Recently I was working on a project and they've used a DECIMAL as the id. Why would someone use decimals for surrogate ID keys? What advantages/disadvantages are there?
When dealing with Identity columns in a database, I've been at places which have run into issues when using an INT as the primary key in certain situations (split database, had to set the index way high to prevent conflicts in cross referenced file paths etc..).
So, i've come to the opinion, that sometimes there's some value to using GUID's as the primary key. Although they have a higher allocation requirement, they are unique no matter what. I've also had the thought about have a "lookup" uniqueID on the row, which is used throughout the app to "lookup" the data, and then an int for referential integrity et. al.. I would probably use that option sparingly, but that's not the topic here.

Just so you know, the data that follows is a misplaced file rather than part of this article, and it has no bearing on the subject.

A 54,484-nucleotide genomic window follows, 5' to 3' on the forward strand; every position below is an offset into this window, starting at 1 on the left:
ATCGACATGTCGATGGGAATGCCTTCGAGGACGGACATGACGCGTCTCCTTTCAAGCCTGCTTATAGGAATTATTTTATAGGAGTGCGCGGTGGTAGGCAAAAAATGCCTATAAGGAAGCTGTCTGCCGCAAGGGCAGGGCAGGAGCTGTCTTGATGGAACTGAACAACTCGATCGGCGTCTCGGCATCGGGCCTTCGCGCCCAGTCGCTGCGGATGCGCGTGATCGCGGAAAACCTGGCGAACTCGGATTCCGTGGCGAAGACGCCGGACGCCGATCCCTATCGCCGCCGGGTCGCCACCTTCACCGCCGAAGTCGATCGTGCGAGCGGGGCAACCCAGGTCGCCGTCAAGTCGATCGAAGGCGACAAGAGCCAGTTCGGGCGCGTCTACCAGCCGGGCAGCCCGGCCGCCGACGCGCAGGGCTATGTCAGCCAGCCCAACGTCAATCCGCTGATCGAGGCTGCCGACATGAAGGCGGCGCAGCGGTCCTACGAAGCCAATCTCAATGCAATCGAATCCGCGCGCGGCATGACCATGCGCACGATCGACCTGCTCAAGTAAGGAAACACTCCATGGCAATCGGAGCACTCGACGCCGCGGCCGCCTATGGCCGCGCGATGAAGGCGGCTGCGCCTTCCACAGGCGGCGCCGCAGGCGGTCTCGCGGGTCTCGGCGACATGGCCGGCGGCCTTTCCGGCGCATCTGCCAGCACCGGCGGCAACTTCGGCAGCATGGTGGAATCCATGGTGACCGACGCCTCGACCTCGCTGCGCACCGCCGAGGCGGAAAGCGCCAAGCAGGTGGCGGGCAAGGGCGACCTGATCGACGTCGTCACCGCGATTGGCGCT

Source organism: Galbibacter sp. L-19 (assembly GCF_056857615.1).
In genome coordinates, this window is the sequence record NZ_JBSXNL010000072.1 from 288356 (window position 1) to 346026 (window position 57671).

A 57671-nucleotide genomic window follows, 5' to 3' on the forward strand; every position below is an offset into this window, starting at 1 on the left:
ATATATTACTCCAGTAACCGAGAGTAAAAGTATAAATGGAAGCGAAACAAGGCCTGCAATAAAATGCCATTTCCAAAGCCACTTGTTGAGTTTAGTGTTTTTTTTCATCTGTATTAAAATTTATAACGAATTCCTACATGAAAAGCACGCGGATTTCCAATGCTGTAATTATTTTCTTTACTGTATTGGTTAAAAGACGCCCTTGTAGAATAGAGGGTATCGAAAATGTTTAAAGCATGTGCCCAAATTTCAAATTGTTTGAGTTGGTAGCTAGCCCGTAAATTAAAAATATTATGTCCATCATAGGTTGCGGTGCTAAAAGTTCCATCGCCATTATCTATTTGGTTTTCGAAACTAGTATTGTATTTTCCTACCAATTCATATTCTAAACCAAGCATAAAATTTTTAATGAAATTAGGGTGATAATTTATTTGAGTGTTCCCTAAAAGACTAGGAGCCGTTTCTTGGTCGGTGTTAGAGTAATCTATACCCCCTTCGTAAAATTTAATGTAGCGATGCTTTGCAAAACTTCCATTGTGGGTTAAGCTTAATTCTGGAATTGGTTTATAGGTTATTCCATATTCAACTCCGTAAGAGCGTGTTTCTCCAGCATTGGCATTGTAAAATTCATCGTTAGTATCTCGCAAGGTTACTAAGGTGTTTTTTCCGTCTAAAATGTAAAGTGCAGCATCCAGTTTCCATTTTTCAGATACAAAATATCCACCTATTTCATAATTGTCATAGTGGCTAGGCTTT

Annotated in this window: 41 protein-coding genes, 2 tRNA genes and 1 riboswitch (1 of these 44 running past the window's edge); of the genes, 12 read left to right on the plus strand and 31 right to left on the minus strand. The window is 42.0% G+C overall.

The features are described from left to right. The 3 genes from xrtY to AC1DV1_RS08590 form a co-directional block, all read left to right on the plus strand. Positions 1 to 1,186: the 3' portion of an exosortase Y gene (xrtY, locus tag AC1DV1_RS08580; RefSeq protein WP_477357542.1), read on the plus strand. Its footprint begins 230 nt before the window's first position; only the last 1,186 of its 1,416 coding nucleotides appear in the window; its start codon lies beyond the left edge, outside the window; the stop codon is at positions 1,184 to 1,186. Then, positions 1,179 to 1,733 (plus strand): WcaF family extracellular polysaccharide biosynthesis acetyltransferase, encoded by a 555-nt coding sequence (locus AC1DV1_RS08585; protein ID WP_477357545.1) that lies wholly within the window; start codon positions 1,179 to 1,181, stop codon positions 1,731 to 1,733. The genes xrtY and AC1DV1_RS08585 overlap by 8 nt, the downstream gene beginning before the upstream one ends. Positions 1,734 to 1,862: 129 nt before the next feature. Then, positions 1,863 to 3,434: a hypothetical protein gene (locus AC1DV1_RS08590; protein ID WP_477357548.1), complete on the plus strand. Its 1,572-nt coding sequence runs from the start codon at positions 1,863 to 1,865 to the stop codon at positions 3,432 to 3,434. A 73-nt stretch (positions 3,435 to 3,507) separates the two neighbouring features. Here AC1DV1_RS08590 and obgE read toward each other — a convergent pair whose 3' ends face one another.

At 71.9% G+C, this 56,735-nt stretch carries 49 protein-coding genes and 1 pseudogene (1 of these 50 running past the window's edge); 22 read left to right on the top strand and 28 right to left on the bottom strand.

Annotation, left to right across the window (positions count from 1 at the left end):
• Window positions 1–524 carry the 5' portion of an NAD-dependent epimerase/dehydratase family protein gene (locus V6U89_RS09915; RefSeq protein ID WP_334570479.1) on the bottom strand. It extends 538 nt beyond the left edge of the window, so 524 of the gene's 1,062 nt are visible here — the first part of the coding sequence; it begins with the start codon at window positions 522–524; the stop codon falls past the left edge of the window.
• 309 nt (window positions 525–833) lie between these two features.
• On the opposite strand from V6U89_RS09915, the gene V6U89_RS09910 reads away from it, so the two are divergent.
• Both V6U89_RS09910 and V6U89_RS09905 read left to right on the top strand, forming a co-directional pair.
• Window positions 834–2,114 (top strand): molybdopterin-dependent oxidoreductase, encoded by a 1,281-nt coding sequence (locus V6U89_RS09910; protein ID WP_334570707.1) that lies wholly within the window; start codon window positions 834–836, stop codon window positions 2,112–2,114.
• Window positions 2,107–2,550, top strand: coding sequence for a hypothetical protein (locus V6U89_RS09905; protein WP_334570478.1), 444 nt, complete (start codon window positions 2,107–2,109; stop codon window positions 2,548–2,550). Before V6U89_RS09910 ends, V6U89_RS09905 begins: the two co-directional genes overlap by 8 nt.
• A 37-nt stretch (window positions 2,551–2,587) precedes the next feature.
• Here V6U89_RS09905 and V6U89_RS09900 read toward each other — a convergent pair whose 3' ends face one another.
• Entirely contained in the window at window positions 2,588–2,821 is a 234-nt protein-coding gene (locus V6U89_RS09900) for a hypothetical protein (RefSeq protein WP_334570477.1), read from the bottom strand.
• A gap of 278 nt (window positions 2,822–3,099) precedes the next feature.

Recently I was working on a project and they've used a DECIMAL as the id. This was interesting, and I've never considered this strategy. Is there any performance implications, any other gotcha's? I've never really worked with decimals as keys, and never really had it mentioned anywhere.. so is this BAD? GOOD? or just preference, maybe an old school technique that was used in the "before time"??
I should say this is an Oracle Database.. not sure it matters..